To maintain prolonged colonization of the human gastric mucosa, Helicobacter pylori must avoid both innate and adaptive immune responses. During its long coexistence with humans, it has evolved complex strategies to maintain a mild inflammation of the gastric epithelium while limiting the extent of immune effector activity. Severe disease, associated with bacterial colonization, might reflect loss of this control. Several mechanisms and the bacterial factors involved in immune subversion have, in recent years, been elucidated, thus opening the possibility of a better understanding of the pathogenicity of this microorganism.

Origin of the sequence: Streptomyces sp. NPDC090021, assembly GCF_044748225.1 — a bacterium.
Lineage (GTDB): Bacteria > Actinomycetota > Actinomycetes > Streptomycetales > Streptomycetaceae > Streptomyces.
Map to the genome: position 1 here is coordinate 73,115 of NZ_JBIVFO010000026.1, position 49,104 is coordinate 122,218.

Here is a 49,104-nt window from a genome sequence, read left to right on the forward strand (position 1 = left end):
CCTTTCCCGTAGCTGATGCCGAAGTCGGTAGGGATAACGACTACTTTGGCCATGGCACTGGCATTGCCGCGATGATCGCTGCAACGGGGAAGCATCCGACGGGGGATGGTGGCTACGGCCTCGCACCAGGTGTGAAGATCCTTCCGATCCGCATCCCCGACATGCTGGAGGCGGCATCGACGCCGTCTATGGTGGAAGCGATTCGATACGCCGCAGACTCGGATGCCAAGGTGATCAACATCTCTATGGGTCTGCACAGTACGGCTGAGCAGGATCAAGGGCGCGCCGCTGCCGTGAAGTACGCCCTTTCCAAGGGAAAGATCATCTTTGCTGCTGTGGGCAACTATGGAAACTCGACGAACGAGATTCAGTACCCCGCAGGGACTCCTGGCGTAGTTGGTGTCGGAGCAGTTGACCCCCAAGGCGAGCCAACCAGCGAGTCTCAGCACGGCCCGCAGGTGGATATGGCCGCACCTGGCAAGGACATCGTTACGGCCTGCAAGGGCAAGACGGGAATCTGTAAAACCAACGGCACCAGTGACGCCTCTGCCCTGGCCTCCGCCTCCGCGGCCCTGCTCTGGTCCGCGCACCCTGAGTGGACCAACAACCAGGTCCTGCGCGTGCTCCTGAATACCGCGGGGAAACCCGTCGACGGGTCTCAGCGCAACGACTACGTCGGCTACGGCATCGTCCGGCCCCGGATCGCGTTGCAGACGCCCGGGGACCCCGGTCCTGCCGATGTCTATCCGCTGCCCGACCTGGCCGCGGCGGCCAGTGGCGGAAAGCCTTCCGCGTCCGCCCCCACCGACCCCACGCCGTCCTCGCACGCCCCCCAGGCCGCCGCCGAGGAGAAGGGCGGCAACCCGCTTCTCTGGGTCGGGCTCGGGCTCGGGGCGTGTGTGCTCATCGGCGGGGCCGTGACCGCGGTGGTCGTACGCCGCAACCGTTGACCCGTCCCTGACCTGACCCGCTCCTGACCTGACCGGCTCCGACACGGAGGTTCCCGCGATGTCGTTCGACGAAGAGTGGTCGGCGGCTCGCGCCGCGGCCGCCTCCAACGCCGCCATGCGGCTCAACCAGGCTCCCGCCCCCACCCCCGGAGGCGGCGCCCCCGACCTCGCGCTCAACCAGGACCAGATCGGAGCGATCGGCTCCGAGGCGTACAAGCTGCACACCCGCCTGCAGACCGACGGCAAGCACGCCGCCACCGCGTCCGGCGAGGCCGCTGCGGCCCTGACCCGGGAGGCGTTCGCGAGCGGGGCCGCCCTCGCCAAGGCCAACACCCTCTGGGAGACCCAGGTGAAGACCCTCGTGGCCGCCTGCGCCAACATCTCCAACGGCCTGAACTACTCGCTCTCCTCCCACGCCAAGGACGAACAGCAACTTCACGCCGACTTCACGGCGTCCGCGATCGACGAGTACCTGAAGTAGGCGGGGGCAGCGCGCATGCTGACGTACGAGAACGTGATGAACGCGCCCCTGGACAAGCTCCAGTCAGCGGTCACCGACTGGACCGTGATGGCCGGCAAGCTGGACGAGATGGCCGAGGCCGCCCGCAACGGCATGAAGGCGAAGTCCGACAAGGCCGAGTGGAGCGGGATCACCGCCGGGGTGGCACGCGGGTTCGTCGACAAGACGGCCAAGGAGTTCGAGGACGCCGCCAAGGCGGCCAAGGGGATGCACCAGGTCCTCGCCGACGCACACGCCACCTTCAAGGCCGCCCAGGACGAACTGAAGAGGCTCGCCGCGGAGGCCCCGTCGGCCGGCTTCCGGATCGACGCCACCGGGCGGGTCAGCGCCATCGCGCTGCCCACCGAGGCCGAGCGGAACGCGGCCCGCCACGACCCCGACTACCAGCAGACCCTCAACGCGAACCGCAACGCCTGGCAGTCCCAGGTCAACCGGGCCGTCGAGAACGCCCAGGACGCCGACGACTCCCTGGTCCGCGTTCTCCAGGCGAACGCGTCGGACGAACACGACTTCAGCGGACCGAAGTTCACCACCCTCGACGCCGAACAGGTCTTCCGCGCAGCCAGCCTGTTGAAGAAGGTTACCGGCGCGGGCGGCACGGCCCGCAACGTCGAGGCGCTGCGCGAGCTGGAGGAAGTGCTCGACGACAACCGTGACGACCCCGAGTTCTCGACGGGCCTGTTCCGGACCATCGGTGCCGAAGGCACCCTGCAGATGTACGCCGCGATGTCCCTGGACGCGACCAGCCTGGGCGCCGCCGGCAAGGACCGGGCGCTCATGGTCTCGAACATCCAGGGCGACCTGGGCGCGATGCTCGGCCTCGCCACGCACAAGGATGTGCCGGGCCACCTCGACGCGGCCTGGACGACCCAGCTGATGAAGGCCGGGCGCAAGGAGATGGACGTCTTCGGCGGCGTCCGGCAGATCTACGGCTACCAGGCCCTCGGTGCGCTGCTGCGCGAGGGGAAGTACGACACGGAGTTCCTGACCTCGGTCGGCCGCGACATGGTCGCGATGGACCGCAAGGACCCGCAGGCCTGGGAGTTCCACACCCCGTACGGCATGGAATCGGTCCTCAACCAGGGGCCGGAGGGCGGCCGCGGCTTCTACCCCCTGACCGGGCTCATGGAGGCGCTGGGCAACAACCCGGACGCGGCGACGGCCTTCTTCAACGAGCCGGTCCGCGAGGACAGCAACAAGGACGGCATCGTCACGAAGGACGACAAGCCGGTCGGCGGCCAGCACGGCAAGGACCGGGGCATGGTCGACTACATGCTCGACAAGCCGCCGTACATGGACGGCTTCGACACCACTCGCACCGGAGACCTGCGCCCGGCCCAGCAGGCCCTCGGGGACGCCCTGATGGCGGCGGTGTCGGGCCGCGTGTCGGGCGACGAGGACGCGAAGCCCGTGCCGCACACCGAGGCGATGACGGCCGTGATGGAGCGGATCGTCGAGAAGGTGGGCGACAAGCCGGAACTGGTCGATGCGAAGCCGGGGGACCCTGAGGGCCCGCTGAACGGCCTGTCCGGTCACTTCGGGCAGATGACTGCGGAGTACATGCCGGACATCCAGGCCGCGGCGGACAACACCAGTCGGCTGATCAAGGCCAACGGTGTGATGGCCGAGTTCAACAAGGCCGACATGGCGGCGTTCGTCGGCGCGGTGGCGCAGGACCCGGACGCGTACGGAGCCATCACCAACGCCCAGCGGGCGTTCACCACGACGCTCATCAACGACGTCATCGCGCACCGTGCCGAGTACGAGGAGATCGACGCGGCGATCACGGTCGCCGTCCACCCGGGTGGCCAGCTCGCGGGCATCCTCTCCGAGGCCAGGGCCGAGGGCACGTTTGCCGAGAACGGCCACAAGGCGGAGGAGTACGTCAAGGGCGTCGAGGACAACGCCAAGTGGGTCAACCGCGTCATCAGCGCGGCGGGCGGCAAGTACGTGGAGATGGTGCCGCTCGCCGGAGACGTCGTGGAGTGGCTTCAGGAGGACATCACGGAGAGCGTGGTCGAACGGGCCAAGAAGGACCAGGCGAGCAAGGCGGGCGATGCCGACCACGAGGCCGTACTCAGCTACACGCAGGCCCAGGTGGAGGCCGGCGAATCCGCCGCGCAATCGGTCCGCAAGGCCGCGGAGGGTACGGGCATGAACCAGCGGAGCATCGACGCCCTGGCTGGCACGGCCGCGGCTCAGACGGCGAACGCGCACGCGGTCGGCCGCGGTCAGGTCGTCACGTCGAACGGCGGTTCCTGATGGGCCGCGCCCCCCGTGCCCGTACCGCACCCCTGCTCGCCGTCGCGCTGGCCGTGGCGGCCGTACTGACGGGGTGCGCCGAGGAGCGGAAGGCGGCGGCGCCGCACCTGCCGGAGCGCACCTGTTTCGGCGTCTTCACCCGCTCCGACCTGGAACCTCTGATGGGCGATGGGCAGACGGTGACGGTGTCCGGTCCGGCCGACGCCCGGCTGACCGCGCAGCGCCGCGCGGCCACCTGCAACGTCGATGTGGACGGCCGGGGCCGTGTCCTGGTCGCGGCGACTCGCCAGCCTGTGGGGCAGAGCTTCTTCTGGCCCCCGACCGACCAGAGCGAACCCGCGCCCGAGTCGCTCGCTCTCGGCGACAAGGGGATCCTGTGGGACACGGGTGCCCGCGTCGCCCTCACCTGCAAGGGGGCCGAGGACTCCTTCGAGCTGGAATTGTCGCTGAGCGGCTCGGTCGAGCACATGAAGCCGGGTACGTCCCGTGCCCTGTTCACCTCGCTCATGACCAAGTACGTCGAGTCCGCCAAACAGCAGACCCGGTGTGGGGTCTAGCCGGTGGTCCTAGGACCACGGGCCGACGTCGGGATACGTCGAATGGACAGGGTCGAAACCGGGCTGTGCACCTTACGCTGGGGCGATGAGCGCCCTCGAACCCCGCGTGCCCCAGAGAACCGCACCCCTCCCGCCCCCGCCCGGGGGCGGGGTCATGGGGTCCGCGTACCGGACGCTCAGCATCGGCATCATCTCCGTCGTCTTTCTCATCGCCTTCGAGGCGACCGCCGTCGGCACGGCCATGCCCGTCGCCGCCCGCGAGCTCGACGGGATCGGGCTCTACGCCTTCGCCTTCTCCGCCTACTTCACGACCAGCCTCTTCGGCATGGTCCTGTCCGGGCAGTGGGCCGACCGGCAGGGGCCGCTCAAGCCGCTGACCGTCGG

Baldari, C., Lanzavecchia, A., & Telford, J.L. (2005). Immune subversion by Helicobacter pylori. TRENDS IN IMMUNOLOGY, 26(4), 199-207.
|Titolo:||Immune subversion by Helicobacter pylori|
|Citazione:||Baldari, C., Lanzavecchia, A., & Telford, J.L. (2005). Immune subversion by Helicobacter pylori. TRENDS IN IMMUNOLOGY, 26(4), 199-207.|
|Appare nelle tipologie:||1.1 Articolo in rivista|